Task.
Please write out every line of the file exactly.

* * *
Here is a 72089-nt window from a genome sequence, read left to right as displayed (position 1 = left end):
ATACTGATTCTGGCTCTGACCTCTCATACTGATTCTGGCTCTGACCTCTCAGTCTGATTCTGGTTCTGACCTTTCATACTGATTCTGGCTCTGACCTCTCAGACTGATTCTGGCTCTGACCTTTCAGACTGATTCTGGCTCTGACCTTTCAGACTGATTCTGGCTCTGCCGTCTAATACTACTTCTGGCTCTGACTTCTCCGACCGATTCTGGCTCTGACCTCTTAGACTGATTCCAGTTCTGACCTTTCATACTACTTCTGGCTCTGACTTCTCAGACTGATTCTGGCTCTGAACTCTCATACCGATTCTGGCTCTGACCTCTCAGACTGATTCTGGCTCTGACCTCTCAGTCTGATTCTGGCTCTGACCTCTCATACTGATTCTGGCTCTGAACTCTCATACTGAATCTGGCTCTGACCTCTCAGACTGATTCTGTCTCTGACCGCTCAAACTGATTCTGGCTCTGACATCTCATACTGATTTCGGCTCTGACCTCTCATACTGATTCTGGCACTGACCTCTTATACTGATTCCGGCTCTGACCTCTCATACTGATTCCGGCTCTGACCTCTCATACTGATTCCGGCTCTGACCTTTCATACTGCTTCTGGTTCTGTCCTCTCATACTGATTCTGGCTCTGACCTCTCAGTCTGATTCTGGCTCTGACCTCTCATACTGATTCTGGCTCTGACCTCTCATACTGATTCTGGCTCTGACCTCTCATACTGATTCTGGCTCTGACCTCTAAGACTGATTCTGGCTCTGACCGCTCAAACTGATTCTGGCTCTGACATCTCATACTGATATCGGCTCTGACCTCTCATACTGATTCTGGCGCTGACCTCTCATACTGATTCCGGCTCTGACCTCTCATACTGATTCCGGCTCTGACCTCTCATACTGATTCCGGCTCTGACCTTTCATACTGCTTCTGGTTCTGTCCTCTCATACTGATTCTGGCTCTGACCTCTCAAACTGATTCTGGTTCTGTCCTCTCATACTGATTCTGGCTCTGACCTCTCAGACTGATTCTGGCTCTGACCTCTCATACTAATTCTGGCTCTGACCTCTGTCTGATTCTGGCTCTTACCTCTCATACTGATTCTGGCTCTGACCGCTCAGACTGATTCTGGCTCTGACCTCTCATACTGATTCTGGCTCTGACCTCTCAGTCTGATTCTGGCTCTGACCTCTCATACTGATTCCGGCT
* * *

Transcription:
Here is a 72089-nt window from a genome sequence, read left to right as displayed (position 1 = left end):
ATACTGATTCTGGCTCTGACCTCTCATACTGATTCTGGCTCTGACCTCTCAGTCTGATTCTGGTTCTGACCTTTCATACTGATTCTGGCTCTGACCTCTCAGACTGATTCTGGCTCTGACCTTTCAGACTGATTCTGGCTCTGACCTTTCAGACTGATTCTGGCTCTGCCGTCTAATACTACTTCTGGCTCTGACTTCTCCGACCGATTCTGGCTCTGACCTCTTAGACTGATTCCAGTTCTGACCTTTCATACTACTTCTGGCTCTGACTTCTCAGACTGATTCTGGCTCTGAACTCTCATACCGATTCTGGCTCTGACCTCTCAGACTGATTCTGGCTCTGACCTCTCAGTCTGATTCTGGCTCTGACCTCTCATACTGATTCTGGCTCTGAACTCTCATACTGAATCTGGCTCTGACCTCTCAGACTGATTCTGTCTCTGACCGCTCAAACTGATTCTGGCTCTGACATCTCATACTGATTTCGGCTCTGACCTCTCATACTGATTCTGGCACTGACCTCTTATACTGATTCCGGCTCTGACCTCTCATACTGATTCCGGCTCTGACCTCTCATACTGATTCCGGCTCTGACCTTTCATACTGCTTCTGGTTCTGTCCTCTCATACTGATTCTGGCTCTGACCTCTCAGTCTGATTCTGGCTCTGACCTCTCATACTGATTCTGGCTCTGACCTCTCATACTGATTCTGGCTCTGACCTCTCATACTGATTCTGGCTCTGACCTCTAAGACTGATTCTGGCTCTGACCGCTCAAACTGATTCTGGCTCTGACATCTCATACTGATATCGGCTCTGACCTCTCATACTGATTCTGGCGCTGACCTCTCATACTGATTCCGGCTCTGACCTCTCATACTGATTCCGGCTCTGACCTCTCATACTGATTCCGGCTCTGACCTTTCATACTGCTTCTGGTTCTGTCCTCTCATACTGATTCTGGCTCTGACCTCTCAAACTGATTCTGGTTCTGTCCTCTCATACTGATTCTGGCTCTGACCTCTCAGACTGATTCTGGCTCTGACCTCTCATACTAATTCTGGCTCTGACCTCTGTCTGATTCTGGCTCTTACCTCTCATACTGATTCTGGCTCTGACCGCTCAGACTGATTCTGGCTCTGACCTCTCATACTGATTCTGGCTCTGACCTCTCAGTCTGATTCTGGCTCTGACCTCTCATACTGATTCCGGCT